Transcriptional amplification with two rAAVs using tetracycline-controlled gene induction
Cell-type specific expression of genetically encoded indicators or optogenetic probes is often hampered by the use of promoters that are specific but drive expression only weakly. In a recent paper of the Wang Lab at Princeton University, the authors describe a means of introducing a calcium indicator using the TET promoter system in the cerebellar cortex to boost expression by about ten-fold, as determined by quantitative determination of intracellar concentration. Kuhn et al. show specific labeling of Purkinje cells and all interneuron types. Together with a previous paper of the Wang Lab where glial cells were targeted, now nearly all cell types of the cerebellar cortex can be selectively labeled. Additionally, Kuhn et al. overcome cell toxicity associated with rAAV injection and/or local GECI overexpression by systemic pre-injection of hyperosmotic D-mannitol, doubling the time window for functional imaging.
Interneurons of the cerebellar cortex are labeled using an adeno-associated viral vector delivering the gene of a genetically encoded calcium indicator under control of the human synapsin promoter. The image shows two types of cerebellar interneurons, Lugaro cells (left) and a large Golgi cell (right). The false-color code indicates depth in micrometers below the brain surface. The cells were imaged in vivo with two-photon microscopy and could be functionally imaged for many days. (From Kuhn et al. 2012)
Purkinje cells can be labeled by using an adeno-associated viral vector system expressing a genetically encoded calcium indicator under the TET promoter activated by the transactivator under human synapsin promoter control. The TET system boosts expression about 10-fold compared to expression under the synapsin promoter only. Purkinje cells have a pear-shaped soma and a fan-like dendritic tree. They are completely separated from one another and neatly aligned, as can be seen in the parasagittal (left) and medial-lateral (right) reconstruction. The brain surface is at the top of the images. The cells were imaged in vivo using two-photon microscopy. (From Kuhn et al. 2012)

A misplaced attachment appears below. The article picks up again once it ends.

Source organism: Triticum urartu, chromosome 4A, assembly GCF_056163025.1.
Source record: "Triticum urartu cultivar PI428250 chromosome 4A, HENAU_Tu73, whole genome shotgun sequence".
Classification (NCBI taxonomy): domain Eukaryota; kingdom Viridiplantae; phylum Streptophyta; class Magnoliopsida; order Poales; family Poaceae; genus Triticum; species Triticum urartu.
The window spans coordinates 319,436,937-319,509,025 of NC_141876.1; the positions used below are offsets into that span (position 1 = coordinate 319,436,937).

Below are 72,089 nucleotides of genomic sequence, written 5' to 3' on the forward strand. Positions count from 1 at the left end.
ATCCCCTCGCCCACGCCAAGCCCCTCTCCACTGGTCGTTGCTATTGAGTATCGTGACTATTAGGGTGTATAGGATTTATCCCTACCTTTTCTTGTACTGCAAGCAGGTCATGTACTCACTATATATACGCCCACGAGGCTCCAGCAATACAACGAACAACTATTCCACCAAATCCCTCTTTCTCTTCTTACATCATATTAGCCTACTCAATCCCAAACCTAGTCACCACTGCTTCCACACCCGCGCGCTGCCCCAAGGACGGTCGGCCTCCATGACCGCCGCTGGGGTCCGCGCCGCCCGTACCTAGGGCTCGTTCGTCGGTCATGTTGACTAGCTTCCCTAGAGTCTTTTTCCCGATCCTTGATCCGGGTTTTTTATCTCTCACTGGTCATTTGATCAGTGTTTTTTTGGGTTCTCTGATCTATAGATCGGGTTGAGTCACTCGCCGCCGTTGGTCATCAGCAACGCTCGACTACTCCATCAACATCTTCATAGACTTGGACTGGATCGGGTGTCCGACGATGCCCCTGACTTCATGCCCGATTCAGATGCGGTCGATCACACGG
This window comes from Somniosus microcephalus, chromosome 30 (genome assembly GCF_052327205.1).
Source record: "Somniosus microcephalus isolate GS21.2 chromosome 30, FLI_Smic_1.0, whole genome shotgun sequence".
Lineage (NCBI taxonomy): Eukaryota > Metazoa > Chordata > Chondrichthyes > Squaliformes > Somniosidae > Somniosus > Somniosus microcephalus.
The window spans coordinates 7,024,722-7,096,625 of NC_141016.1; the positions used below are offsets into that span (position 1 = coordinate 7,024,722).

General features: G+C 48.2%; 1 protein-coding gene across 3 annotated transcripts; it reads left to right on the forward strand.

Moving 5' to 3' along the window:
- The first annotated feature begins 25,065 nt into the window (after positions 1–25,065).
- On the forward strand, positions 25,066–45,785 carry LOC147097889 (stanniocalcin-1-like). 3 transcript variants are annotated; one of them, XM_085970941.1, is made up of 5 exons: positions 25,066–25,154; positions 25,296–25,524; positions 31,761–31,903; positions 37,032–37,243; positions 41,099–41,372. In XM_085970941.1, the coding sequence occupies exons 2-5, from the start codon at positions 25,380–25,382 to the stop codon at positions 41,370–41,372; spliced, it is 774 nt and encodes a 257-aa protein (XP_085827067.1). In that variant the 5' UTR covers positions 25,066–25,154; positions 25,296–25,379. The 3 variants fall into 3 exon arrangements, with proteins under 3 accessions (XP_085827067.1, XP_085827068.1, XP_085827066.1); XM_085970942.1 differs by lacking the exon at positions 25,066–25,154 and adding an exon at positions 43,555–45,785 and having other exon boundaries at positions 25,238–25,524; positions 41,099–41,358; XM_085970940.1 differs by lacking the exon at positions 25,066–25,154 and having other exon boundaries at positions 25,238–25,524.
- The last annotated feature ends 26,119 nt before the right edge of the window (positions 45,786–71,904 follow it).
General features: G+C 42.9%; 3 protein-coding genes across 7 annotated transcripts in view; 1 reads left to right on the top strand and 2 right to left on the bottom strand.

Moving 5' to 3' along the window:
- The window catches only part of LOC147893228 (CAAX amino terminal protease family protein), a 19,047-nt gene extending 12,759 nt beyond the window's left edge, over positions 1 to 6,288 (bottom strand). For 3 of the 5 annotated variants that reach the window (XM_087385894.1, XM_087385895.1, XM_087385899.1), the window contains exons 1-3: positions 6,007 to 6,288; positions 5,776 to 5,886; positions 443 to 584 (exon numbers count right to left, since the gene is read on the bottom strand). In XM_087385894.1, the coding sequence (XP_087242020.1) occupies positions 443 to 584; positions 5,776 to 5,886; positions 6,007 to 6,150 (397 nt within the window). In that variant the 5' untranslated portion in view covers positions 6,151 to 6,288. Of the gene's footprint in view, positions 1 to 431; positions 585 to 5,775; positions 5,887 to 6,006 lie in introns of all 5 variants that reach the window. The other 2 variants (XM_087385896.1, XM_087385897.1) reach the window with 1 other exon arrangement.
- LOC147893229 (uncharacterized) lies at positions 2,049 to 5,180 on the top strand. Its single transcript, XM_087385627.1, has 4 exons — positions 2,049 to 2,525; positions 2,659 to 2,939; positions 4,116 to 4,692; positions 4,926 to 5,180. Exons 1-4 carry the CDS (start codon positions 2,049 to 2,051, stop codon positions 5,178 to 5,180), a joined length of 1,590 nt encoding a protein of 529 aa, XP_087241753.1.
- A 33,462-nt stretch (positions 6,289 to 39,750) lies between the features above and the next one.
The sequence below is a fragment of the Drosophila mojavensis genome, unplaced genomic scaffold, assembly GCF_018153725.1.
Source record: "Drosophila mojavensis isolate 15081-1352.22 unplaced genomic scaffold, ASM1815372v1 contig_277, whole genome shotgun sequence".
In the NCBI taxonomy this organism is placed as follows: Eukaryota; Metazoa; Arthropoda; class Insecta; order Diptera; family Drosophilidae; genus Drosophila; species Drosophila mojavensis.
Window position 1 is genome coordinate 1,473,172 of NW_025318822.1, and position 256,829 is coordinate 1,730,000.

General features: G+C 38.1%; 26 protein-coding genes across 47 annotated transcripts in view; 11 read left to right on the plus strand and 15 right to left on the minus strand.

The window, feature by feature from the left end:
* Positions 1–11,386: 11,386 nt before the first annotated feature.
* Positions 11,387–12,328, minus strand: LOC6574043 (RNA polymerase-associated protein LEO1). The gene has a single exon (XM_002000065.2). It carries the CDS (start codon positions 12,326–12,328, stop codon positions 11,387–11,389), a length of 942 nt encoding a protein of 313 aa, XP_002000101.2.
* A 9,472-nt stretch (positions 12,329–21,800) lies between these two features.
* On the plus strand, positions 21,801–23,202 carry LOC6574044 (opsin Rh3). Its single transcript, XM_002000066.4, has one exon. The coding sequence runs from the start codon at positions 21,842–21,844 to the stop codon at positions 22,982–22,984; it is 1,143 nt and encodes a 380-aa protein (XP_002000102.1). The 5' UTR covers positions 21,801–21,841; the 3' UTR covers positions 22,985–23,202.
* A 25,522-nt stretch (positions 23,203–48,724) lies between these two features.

Functional calcium imaging of Purkinje cell dendrites in awake mice after boosting of expression with the TET promoter. Each stripe (left top) is a dendrite of a Purkinje cell (compare Figure 2) and is color coded (left bottom). The corresponding functional signals were simultaneously recorded in an awake mouse, as shown on the right. Each upstroke in the traces, indicated by a red dot, represents a dendritic complex spike. (From Kuhn et al. 2012)
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